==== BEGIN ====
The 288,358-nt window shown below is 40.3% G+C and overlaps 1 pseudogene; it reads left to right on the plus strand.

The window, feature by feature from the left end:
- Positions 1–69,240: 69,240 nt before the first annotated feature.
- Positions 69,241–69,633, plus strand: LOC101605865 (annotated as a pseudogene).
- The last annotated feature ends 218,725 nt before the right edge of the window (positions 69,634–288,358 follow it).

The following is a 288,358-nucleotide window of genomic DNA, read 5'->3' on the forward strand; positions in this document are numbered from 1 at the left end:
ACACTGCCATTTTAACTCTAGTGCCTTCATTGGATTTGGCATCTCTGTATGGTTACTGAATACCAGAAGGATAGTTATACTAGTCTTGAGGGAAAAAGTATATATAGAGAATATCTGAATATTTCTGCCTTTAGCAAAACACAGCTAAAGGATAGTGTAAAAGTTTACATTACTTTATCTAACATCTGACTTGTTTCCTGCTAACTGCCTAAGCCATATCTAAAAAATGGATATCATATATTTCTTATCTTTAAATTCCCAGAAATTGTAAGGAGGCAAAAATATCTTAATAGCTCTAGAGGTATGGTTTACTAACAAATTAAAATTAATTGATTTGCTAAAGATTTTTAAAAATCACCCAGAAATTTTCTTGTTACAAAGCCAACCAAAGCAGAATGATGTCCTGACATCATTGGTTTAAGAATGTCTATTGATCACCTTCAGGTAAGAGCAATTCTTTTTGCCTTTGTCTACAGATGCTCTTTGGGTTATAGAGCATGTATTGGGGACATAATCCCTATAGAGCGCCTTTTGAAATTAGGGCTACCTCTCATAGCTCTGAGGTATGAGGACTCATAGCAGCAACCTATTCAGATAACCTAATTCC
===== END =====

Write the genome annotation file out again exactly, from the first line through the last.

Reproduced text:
The 288,358-nt window shown below is 40.3% G+C and overlaps 1 pseudogene; it reads left to right on the plus strand.

The window, feature by feature from the left end:
- Positions 1–69,240: 69,240 nt before the first annotated feature.
- Positions 69,241–69,633, plus strand: LOC101605865 (annotated as a pseudogene).
- The last annotated feature ends 218,725 nt before the right edge of the window (positions 69,634–288,358 follow it).

The following is a 288,358-nucleotide window of genomic DNA, read 5'->3' on the forward strand; positions in this document are numbered from 1 at the left end:
ACACTGCCATTTTAACTCTAGTGCCTTCATTGGATTTGGCATCTCTGTATGGTTACTGAATACCAGAAGGATAGTTATACTAGTCTTGAGGGAAAAAGTATATATAGAGAATATCTGAATATTTCTGCCTTTAGCAAAACACAGCTAAAGGATAGTGTAAAAGTTTACATTACTTTATCTAACATCTGACTTGTTTCCTGCTAACTGCCTAAGCCATATCTAAAAAATGGATATCATATATTTCTTATCTTTAAATTCCCAGAAATTGTAAGGAGGCAAAAATATCTTAATAGCTCTAGAGGTATGGTTTACTAACAAATTAAAATTAATTGATTTGCTAAAGATTTTTAAAAATCACCCAGAAATTTTCTTGTTACAAAGCCAACCAAAGCAGAATGATGTCCTGACATCATTGGTTTAAGAATGTCTATTGATCACCTTCAGGTAAGAGCAATTCTTTTTGCCTTTGTCTACAGATGCTCTTTGGGTTATAGAGCATGTATTGGGGACATAATCCCTATAGAGCGCCTTTTGAAATTAGGGCTACCTCTCATAGCTCTGAGGTATGAGGACTCATAGCAGCAACCTATTCAGATAACCTAATTCC